4. 35mm: MIR 24H 35/2, Nikon F mount, mine was converted to M42. I don’t use 35mm lenses very often, but this one has a very close focusing distance of 24cm, it is prone to some barrel distortion.

https://flic.kr/p/2geEcqD
Alternatives: Carl Zeizs Jena Flektogon 35/2.4, Vivitar 35/1.9 (similar bokeh to the 28/1.9)
 
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Aviator

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Part 2 of 2:

5. 50mm (Macro): Olympus OM Zuiko 50/2 (1:2) or the old preset aperture Macro-Takumar 50/4 (1:1).

Macro-Takumar 50/4 (1:1) Sample:
https://flic.kr/p/24PobFD
Cheaper alternatives: Olympus OM Zuiko 50/3.5 (1:2), SMC Takumar 50/4 (1:2), Micro-Nikkor 55/2.8 Ais (lots of people speak in very high regard about this one, I have never tried it)

6. Short tele 85mm or 90mm: Olympus OM Zuiko 85/2 or Vivitar Series 1 90/2.5 Macro (1:2) aka “The Bokina” due to its lovely soft bokeh.

OM Zuiko 85/2 on a Fujifilm X-T1:

https://flic.kr/p/2ma16Vx
Vivitar Series 1 90/2.5 Macro on a Canon 5D:

https://flic.kr/p/2c3i3ye
7. 135mm lens: SMC Takumar 135/2.5 Version 2 (6 elements version)
Sharp from wide open! Beautiful bokeh and rendering.

https://flic.kr/p/23WUWjr
Alternatives: Long ago I read somewhere that bad 135mm lenses where almost impossible to make, there are lots of 135mm lenses with 2.8/3.5 and F4 apertures that you can get VERY cheap and that will give you very good results. An example would be the SMC Takumar 135/3.5, don’t get fooled by the F3.5, you will get plenty of bokeh and a lot of bang for your buck.

8. 200mm lens: SMC Pentax K 200/2.5
Although this may not fit what you’re looking for, this is my favorite 200mm vintage lens. The downsides: it is big and heavy, slow to focus, but it is build like a tank and has an integrated hood… the bokeh is lovely, it is sharp.
It has some issues with CA, patience is key with this lens.

Great cheap alternative: Super Takumar 200mm F4, with sample:
https://flic.kr/p/2ki8roX
9. 300-400mm lens: Better get advise from someone else.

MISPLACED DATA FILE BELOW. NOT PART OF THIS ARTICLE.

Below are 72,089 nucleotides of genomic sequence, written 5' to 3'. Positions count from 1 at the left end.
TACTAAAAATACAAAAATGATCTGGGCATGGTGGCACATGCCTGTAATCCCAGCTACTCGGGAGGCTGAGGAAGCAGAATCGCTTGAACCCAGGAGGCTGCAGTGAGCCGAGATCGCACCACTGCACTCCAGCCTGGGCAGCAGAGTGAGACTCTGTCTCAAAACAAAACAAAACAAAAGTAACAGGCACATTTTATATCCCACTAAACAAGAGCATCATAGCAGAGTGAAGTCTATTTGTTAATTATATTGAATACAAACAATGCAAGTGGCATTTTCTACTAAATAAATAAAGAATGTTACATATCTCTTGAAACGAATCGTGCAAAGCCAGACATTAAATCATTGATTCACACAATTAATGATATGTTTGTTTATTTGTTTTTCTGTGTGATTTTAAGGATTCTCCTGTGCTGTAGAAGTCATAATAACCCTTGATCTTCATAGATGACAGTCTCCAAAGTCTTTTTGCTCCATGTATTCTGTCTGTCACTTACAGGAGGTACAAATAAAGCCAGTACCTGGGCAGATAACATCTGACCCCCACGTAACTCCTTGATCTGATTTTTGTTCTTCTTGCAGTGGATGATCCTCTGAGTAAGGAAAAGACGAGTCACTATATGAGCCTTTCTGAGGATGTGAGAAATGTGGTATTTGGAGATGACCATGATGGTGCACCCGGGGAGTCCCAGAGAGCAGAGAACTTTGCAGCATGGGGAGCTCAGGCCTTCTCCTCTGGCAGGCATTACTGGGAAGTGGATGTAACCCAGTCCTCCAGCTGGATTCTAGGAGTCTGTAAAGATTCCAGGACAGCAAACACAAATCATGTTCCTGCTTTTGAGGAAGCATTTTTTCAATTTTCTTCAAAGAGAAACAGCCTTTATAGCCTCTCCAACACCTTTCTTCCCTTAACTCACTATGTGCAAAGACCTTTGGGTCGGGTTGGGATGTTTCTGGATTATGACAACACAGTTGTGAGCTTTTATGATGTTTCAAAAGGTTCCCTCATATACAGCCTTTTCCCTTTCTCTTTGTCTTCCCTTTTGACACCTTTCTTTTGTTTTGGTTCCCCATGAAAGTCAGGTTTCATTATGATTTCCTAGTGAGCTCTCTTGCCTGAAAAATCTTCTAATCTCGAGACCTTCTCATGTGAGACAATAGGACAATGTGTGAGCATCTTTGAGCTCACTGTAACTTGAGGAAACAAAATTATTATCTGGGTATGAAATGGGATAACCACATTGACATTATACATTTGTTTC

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Paul C

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If you are looking for consistency - then one piece of advice is to buy a "set of lenses" from the same maker: so say a 24-35-50-135-300mm series from say Nikon, Canon, Olympus, Minolta, or Pentax with a wide to moderate zoom suddenly becomes a logical choice. The colours, rendering, layout and direction of lens controls will have a uniformity that is lacking in the "pick and mix" plan.

By having a plan for your purchases - it suddenly becomes much easier to scan eBay once a week - and the other secondhand suppliers. You get to know the lenses that you want, and know what to look out for and the prices to pay.

Yes - there are equally good "no-name" vivitars, soligors, paragons etc...but they often shine in individualistic ways that works against your ability to deliver images consistently over time.

Buying to a plan and a brand may seem more expensive per lens - but over the years as you build your optimal set, this scheme can save you a lot in avoiding buying "on spec" just to "try it out" (even the worst lens is rated as 10-star on a web-review somewhere!). Furthermore, you save through having only one M4/3 mount-converter (so you can afford a metabones type one) and can buy a narrower rage of filters and lens-hoods that you need to take with you.